Discussion in 'NVIDIA' started by qubit, Oct 27, 2010.
Looks like AMD has some catching up to do.
Read the rest at TG Daily.
Hey what's with the trolls? :shadedshu
Make an intelligent comment or STFU. Thanks.
Meh. Any "3D" that requires wearing glasses is just that, "meh."
Agreed. I am by far not a fanboy (I haven't had a nVidia card in years, so if anything, I am a fanboy for the other team), but the above is just unnecessary. This an intellegent tech forum, bring intellect to the conversation or go home.
On-topic: 1000 products in two years. That doesn't seem to be such a critical milestone, but I have played with 3D vision on a friends rig, and I must admit, it was a lot less of a gimmick than I thought it was. It worked, and was pretty damn cool.
Very impressive that they have this many products supporting 3D, but even being a larger Tech Head than anyone else I know (and a lot of my friends have been Tech Heads for years), I still yet to know a single person who has a 3D setup. I'd really like one myself, but with glasses and other costs, it's just too much to justify, once prices drop on hardware, this could be a good advantage.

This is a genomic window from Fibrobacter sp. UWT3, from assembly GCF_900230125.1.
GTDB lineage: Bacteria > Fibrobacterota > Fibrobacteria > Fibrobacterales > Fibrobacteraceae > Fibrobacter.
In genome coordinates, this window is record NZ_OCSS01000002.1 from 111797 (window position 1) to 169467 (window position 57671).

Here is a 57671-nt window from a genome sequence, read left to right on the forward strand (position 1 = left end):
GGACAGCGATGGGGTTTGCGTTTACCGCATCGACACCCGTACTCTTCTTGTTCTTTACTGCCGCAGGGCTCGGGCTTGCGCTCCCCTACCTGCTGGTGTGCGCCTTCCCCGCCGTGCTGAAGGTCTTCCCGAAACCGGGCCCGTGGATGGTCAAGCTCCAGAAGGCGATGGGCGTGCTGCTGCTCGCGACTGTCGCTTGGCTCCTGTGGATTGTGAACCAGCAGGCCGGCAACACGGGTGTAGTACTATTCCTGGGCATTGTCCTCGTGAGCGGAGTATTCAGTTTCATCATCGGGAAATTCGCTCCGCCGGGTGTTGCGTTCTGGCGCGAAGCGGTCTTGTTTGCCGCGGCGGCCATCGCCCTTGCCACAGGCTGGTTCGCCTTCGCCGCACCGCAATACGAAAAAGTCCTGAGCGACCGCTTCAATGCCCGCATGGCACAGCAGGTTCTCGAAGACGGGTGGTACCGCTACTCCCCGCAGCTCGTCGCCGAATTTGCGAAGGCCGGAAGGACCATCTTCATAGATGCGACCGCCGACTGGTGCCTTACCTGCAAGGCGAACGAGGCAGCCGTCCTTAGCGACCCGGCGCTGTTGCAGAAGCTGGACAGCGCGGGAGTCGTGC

It's the natural of things, check the Catalyst 10.10 thread, goes both ways sadly :/
well 3d vision does look interesting I just can't be bothered to seup a media pc right now so i'll hold off until I can.
There was 1000's of "Vista Ready" products too..... just saying
If I had the spare cash, I'd score a 3d setup. Based from the looks on the faces of those who try it on during that tech demo, Id say it should be quite an experience.
I read somewhere that people experience headaches when using the 3D tech for longer periods of time. Can anyone comment (intelligently) on that?
Probably from the significant drop in fps when its turned on..
Because any monitor that supports 3d vision supports AMD3d too.
Before making any comments or new posts perhaps some intelligent thinking should be done first
Just teasing you but still, lame news is lame. AMD has no catching up to do.
After watching 5 mins of 3D content, my eyes turn into a waterfall...
I only played for about 2 hours and did not have any issue. My buddy has never mentioned it (but he probably wouldn't because he s spent so much on it). The glasses were a little uncomfortable, but other than that, it was a VERY enjoyable experience. Visually stunning!